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We Didn’t Start the Fire

“We Didn’t Start the Fire” is a song by Billy Joel. Its lyrics include brief, rapid-fire allusions to more than 100 headline events between 1949, the year of Joel’s birth, and 1989, when the song was released on his album Storm Front. The tune was nominated for the Grammy Award for Record of the Year. The song was also a No. 1 hit in the US.

Joel got the idea for the song when he had just turned 40. He was in a recording studio and met a friend of Sean Lennon who had just turned 21 who said “It’s a terrible time to be 21!” Joel replied to him, “Yeah, I remember when I was 21 — I thought it was an awful time and we had Vietnam, and y’know, drug problems, and civil rights problems and everything seemed to be awful.” The friend replied, “Yeah, yeah, yeah, but it’s different for you. You were a kid in the fifties and everybody knows that nothing happened in the fifties”. Joel retorted, “Wait a minute, didn’t you hear of the Korean War or the Suez Canal Crisis?” Joel later said those headlines formed the basic framework for the song.[1][2]

Joel has said, “I’m a history nut. I devour books. At one time I wanted to be a history teacher”. According to his mother, he was a bookworm by the age of seven.[3] Unlike most of Joel’s songs, the lyrics were written before the melody, owing to the somewhat unusual style of the song. The song was a huge commercial success and was Joel’s third Billboard No. 1 hit. It was nominated for the Grammy Award for Record of the Year.[4]

Blame It on the Rain

“Blame It on the Rain” is a song by German dance-pop group Milli Vanilli.

“Blame It On The Rain” debuted on the U.S. Billboard Hot 100 on October 7, 1989, at number sixty-five.[1] Seven weeks later, for the week ending November 25, 1989, it reached number one, and occupied the spot for two weeks. It also spent a total of twenty-three weeks on the Hot 100. The song became Milli Vanilli’s third number one single on the Hot 100 after “Baby Don’t Forget My Number” and “Girl I’m Gonna Miss You”. “Rain” was their final single to top the chart before their infamous scandal took off.

It was preceded at number one on the Hot 100 by Bad English’s “When I See You Smile” (also penned by Warren) and succeeded by Billy Joel’s “We Didn’t Start the Fire”.

The song was ranked at number 21 on Billboard’s Year-End Singles list for 1989, and number forty-six for 1990.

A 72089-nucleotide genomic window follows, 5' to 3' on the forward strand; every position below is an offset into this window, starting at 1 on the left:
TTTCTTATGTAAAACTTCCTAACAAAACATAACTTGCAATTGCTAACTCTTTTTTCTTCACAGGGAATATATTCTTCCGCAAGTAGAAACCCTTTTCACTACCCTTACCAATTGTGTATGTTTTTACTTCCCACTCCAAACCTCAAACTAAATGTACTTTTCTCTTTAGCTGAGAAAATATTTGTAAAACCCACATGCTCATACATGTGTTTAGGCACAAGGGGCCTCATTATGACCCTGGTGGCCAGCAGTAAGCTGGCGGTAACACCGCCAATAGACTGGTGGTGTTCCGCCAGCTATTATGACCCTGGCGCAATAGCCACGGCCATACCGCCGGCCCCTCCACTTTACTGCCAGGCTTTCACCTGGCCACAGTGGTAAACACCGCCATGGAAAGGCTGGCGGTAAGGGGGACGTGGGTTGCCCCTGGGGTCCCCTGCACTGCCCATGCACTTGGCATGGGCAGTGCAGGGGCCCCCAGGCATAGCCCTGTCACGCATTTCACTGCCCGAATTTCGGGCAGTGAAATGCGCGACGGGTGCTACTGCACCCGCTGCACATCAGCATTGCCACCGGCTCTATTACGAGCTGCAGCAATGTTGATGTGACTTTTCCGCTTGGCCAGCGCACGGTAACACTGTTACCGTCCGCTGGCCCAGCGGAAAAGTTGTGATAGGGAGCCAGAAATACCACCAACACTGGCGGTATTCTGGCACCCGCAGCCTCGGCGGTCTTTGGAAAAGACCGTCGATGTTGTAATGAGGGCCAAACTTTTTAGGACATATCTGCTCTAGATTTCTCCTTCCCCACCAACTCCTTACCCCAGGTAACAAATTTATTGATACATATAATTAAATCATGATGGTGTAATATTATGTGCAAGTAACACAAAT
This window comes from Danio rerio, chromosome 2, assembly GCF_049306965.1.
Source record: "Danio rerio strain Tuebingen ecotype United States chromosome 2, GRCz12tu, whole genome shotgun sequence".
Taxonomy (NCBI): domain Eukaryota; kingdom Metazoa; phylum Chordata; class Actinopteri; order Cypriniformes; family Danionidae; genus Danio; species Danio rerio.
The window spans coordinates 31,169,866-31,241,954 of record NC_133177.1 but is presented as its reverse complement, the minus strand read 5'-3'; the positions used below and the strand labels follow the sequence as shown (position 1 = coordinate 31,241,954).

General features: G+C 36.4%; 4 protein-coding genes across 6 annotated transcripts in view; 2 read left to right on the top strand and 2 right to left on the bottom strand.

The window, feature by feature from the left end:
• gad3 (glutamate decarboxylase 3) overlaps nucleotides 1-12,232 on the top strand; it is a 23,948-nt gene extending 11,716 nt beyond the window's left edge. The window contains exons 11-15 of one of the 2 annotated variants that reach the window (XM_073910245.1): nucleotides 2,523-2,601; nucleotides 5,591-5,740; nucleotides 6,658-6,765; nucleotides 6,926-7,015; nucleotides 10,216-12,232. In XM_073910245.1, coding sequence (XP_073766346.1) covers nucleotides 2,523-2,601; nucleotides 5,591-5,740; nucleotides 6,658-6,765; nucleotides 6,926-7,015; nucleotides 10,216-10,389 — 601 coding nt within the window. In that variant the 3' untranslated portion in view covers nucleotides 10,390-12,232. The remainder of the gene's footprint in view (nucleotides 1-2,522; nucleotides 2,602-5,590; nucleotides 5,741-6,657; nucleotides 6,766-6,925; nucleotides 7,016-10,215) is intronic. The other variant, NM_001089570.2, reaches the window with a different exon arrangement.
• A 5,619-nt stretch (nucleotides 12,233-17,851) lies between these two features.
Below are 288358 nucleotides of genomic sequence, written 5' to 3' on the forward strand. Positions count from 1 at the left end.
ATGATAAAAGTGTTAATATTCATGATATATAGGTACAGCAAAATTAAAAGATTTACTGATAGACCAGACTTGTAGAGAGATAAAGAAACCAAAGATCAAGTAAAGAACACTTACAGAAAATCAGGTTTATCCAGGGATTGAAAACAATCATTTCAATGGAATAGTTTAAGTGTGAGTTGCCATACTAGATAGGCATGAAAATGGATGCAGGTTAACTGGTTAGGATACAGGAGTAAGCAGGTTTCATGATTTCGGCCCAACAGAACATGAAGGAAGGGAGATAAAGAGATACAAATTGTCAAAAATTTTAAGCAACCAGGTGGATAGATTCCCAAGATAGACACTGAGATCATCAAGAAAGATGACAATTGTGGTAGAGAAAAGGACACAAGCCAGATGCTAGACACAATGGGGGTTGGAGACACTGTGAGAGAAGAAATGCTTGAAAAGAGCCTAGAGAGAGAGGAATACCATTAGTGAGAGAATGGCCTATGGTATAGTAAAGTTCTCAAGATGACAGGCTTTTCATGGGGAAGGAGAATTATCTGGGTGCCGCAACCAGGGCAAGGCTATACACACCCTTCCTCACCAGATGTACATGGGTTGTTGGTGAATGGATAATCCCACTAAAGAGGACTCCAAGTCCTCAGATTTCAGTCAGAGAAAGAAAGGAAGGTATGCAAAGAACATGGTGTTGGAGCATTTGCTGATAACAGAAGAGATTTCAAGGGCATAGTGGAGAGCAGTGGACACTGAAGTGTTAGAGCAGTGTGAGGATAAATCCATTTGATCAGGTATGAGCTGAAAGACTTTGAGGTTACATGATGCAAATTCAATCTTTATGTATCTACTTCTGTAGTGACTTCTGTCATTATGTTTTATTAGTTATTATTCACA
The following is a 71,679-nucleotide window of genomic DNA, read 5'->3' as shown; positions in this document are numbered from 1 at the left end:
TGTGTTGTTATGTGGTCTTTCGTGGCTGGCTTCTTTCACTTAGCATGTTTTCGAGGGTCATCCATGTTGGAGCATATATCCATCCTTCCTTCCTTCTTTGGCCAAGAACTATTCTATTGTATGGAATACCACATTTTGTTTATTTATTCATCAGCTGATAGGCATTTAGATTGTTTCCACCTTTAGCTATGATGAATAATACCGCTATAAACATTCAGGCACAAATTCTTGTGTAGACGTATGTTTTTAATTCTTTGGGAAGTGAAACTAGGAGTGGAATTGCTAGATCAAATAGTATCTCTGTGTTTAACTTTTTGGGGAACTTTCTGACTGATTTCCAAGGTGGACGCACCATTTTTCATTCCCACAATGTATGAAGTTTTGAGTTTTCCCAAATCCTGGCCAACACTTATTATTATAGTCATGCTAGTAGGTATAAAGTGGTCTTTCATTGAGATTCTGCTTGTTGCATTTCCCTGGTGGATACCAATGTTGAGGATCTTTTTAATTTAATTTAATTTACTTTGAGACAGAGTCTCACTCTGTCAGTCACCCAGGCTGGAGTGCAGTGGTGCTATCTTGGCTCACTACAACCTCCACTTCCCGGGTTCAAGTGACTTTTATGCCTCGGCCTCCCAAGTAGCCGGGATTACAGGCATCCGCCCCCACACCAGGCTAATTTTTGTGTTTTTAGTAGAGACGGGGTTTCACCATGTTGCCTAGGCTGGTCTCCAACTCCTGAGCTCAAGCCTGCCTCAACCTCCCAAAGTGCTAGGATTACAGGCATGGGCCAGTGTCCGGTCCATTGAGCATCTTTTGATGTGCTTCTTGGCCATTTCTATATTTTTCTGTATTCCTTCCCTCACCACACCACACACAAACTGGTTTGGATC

When I See You Smile

When I See You Smile is a song by American/British hard rock band Bad English. It was released in September 1989 as the second single taken from their self-titled debut album of the same name, released in 1989. The power ballad was a huge success and went on to become the band’s first and only US number one hit when it peaked there in the fall of 1989 for two weeks.[1]

In the video the band are performing on a stage, which contains close-up shots of its members. The footage was taken at one of their arena concerts. It shows Jonathan Cain’s distinctive synthesizer opening and moves into the soft initial vocal work of John Waite. The tempo picks up with Deen Castronovo’s drum work and Neal Schon’s trademark guitar during which Waite becomes more emphatic vocally; the song finishes with Waite’s soft vocals. The complete video was directed by Jonathan Cain and can easily be found on YouTube.

Listen to Your Heart (Roxette song)

“Listen to Your Heart” is a song by the Swedish band Roxette. The song was originally released in September 1988 in Sweden only, as the fourth single from their second studio album, Look Sharp! (1988); later, it reached number one in its re-release in 1989 on the Canadian singles chart and the U.S. Billboard Hot 100 singles chart on 4 November 1989, their second chart-topper of the year. The song was written by Per Gessle and Mats M.P. Persson.

They rose to #1 the same week the dominant New Kids on the Block rose to number two with their song “Cover Girl”, thus preventing the group from taking the top spot. The song was released in the UK in October 1989 and reached a lowly number 62, but was re-issued in August 1990 as a double A-side with “Dangerous” after the success of their previous single “It Must Have Been Love”, and reached number six.